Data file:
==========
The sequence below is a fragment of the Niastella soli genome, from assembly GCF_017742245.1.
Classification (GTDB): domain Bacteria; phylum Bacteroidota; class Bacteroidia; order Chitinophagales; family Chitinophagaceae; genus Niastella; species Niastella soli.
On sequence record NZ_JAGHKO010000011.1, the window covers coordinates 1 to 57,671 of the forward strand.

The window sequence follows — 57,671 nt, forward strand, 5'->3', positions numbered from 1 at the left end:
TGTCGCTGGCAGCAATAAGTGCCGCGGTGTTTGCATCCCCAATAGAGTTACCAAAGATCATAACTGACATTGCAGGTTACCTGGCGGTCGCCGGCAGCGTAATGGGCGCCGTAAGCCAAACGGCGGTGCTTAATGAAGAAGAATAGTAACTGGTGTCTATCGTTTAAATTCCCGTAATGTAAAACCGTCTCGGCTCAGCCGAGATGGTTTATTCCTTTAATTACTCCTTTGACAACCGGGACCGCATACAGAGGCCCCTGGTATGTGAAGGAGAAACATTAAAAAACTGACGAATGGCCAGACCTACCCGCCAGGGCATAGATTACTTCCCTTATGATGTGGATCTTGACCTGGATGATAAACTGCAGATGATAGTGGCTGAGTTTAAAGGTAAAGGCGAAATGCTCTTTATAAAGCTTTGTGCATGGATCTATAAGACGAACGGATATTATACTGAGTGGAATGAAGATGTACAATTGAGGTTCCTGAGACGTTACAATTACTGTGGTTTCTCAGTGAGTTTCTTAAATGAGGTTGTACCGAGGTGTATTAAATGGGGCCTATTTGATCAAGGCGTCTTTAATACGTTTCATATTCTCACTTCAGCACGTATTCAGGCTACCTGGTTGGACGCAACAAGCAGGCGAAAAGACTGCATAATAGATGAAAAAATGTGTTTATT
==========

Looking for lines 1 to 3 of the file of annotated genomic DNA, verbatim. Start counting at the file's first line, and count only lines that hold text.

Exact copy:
The sequence below is a fragment of the Niastella soli genome, from assembly GCF_017742245.1.
Classification (GTDB): domain Bacteria; phylum Bacteroidota; class Bacteroidia; order Chitinophagales; family Chitinophagaceae; genus Niastella; species Niastella soli.
On sequence record NZ_JAGHKO010000011.1, the window covers coordinates 1 to 57,671 of the forward strand.